Why you shouldn't plan

Organizations that routinely use a systematic planning process dramatically outperform their counterparts that do not. Yet about four out of five companies don’t have a formal planning process. Why?

Why would a wise business owner not plan, when his company so likely would reap significant increases in ROI, ROA, ROE, stock price, market share, top-management wealth, new product introductions, etc.? In my planning practice, I’ve heard hundreds of excuses, but here are the four heard most often — and why they simply don’t work.

1. We are successful. “The company is successful, and you can’t argue with success,” they’ll say.

Well, actually, you can argue with success. Success is relative. Your competition may be more successful than you are, and the long-term result will prove disastrous. You may be driving down costs at half the rate of the industry, and in no time at all, you will not be cost competitive.

Another reason not to be lulled into not planning by your own success is that the world changes so rapidly. In industry after industry — computers, software, autos, financial services and consumer goods — environmental changes create opportunities for those prepared to act. Plans prepare organizations to act.

2. We’re too busy now. According to Stephen Covey’s “Seven Habits of Highly Effective People,” it’s imperative to work on important but not time-sensitive tasks, because if you’re always fighting fires, you’ll never get to the important things unless they become time sensitive.

Planning is important — but never time sensitive (unless you need a document to help with a bank loan or a potential sale of the business). It’s easy to keep busy, but are you busy doing the wrong things? A plan keeps you clear about the things you should be doing.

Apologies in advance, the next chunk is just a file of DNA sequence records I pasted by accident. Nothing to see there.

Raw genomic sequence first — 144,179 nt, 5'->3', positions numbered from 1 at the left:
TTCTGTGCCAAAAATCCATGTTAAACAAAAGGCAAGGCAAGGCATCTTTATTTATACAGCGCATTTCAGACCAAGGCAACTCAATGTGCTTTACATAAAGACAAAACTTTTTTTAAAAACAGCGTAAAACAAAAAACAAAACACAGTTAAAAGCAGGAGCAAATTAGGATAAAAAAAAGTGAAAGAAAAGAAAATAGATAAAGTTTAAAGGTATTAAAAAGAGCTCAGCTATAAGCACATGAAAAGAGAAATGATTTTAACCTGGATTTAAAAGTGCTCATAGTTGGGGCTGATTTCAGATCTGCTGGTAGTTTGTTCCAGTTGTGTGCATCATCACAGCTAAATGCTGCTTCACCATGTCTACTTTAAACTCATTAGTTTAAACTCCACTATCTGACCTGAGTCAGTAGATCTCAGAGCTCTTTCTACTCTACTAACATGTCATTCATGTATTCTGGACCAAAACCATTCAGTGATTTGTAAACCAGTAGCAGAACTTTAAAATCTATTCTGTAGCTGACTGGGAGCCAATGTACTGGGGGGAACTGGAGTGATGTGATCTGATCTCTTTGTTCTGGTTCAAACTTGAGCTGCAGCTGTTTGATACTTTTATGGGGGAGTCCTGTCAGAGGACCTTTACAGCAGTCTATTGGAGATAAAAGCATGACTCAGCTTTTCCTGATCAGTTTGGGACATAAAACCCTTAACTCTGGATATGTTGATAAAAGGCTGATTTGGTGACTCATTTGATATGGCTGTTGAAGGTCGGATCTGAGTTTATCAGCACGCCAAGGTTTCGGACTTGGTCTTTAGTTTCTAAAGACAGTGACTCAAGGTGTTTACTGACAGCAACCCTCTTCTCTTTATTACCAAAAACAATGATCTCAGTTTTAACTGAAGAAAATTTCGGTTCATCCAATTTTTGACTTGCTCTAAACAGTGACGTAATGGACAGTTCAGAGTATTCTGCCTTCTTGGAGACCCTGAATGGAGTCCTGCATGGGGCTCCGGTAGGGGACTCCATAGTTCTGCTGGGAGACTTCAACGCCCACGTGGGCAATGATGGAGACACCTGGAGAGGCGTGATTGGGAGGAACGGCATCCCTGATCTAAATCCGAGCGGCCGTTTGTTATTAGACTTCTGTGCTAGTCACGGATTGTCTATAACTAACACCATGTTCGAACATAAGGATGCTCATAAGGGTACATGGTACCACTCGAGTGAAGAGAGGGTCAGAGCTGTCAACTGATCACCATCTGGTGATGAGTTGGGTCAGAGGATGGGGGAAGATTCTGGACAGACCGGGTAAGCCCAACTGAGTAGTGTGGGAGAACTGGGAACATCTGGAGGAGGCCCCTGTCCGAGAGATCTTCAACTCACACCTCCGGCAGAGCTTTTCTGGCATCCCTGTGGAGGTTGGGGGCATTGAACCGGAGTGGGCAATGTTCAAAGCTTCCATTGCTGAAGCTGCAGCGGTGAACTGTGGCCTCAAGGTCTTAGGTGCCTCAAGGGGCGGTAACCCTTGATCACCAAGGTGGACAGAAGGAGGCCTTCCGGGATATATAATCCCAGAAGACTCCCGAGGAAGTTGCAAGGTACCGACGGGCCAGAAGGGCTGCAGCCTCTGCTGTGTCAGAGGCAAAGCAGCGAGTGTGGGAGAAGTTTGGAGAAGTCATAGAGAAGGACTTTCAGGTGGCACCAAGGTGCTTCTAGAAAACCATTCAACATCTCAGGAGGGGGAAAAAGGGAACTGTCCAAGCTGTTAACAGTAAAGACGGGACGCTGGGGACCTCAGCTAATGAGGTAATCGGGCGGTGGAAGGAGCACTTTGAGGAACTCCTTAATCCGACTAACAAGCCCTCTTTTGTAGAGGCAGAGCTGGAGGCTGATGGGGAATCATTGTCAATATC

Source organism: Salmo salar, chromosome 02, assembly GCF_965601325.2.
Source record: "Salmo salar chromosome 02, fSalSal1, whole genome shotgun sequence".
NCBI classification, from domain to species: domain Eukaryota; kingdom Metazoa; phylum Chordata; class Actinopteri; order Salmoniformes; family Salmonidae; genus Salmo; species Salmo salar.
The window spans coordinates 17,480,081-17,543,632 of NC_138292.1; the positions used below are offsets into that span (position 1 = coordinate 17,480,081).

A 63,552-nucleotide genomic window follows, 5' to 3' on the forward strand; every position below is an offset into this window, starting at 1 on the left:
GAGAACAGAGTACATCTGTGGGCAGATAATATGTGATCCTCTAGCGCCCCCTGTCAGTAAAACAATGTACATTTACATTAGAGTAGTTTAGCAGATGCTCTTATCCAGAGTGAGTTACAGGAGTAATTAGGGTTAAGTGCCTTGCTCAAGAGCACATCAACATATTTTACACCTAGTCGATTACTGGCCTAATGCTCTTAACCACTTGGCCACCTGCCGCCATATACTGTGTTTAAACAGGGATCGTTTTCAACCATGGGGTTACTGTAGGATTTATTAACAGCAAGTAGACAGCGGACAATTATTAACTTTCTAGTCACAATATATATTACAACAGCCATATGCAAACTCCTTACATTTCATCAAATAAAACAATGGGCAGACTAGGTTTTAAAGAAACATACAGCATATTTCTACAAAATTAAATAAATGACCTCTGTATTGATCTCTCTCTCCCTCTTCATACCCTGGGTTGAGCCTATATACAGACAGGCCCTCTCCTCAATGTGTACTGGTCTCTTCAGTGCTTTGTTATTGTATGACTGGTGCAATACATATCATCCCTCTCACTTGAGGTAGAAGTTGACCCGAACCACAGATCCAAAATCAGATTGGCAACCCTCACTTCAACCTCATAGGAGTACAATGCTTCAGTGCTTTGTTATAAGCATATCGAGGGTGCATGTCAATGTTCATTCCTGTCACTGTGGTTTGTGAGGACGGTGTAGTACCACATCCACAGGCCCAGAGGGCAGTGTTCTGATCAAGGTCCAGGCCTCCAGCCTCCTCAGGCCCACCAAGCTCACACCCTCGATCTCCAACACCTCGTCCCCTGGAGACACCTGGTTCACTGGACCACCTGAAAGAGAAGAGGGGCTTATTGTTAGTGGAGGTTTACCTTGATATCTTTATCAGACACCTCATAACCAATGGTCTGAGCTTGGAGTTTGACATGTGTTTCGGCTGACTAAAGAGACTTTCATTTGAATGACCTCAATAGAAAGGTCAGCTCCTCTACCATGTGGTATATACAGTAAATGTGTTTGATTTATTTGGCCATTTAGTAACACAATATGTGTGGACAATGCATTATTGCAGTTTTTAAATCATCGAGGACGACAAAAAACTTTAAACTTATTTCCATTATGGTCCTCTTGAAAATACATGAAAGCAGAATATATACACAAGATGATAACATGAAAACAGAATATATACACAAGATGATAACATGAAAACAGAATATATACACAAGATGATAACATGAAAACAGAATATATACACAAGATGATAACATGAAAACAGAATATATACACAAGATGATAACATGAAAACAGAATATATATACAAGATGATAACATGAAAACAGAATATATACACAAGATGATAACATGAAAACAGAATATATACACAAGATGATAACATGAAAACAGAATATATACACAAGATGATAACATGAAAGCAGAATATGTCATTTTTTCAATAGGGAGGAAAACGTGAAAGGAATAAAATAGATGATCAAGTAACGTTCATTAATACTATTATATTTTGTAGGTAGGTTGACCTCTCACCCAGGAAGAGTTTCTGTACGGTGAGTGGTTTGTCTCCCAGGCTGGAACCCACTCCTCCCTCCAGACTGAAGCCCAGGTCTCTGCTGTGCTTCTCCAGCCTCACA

3. I do my planning in the shower. Many leaders tell me, “But I do plan. I do it in the shower (or while shaving or driving).” Unfortunately, this doesn’t count as a formal planning process. These plans often amount to little more than setting goals for that particular day. Strategic planning requires you to systematically gather data about your industry, competition, etc., then come up with an appropriate response to the resulting beliefs created about your world.

4. Planning documents are static. There is an acronym that often applies to strategic plans — WORN, which stands for Written Once, Read Never. But good plans have a life of their own. The leader (and facilitator) needs to make sure the implementation is revisited regularly. The plan must be modified often, with changes communicated clearly to everyone involved.

Never mind your excuse. Well-constructed plans create futures that otherwise would not be. What is your dream, and how will you achieve it? Lance Kurke, Ph.D., is president of Kurke & Associates, Inc., a strategic planning and leadership development firm. He also serves on the faculty at Duquesne and Carnegie Mellon Universities. Reach him at (412) 281-2930 or at [email protected].